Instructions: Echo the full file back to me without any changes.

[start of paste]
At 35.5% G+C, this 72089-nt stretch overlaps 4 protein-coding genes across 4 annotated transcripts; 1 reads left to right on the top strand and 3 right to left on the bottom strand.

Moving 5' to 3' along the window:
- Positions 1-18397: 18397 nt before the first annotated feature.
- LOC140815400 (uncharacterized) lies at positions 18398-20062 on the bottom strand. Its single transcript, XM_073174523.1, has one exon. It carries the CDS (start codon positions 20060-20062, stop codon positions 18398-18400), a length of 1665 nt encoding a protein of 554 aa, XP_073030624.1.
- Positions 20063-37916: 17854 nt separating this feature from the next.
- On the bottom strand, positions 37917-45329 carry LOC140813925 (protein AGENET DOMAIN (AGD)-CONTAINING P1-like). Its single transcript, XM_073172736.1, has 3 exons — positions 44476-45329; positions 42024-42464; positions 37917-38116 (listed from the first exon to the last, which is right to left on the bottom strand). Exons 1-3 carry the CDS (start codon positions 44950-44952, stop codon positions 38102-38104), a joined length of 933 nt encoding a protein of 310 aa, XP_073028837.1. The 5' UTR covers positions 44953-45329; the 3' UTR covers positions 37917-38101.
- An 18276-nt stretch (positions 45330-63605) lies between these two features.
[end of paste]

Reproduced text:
At 35.5% G+C, this 72089-nt stretch overlaps 4 protein-coding genes across 4 annotated transcripts; 1 reads left to right on the top strand and 3 right to left on the bottom strand.

Moving 5' to 3' along the window:
- Positions 1-18397: 18397 nt before the first annotated feature.
- LOC140815400 (uncharacterized) lies at positions 18398-20062 on the bottom strand. Its single transcript, XM_073174523.1, has one exon. It carries the CDS (start codon positions 20060-20062, stop codon positions 18398-18400), a length of 1665 nt encoding a protein of 554 aa, XP_073030624.1.
- Positions 20063-37916: 17854 nt separating this feature from the next.
- On the bottom strand, positions 37917-45329 carry LOC140813925 (protein AGENET DOMAIN (AGD)-CONTAINING P1-like). Its single transcript, XM_073172736.1, has 3 exons — positions 44476-45329; positions 42024-42464; positions 37917-38116 (listed from the first exon to the last, which is right to left on the bottom strand). Exons 1-3 carry the CDS (start codon positions 44950-44952, stop codon positions 38102-38104), a joined length of 933 nt encoding a protein of 310 aa, XP_073028837.1. The 5' UTR covers positions 44953-45329; the 3' UTR covers positions 37917-38101.
- An 18276-nt stretch (positions 45330-63605) lies between these two features.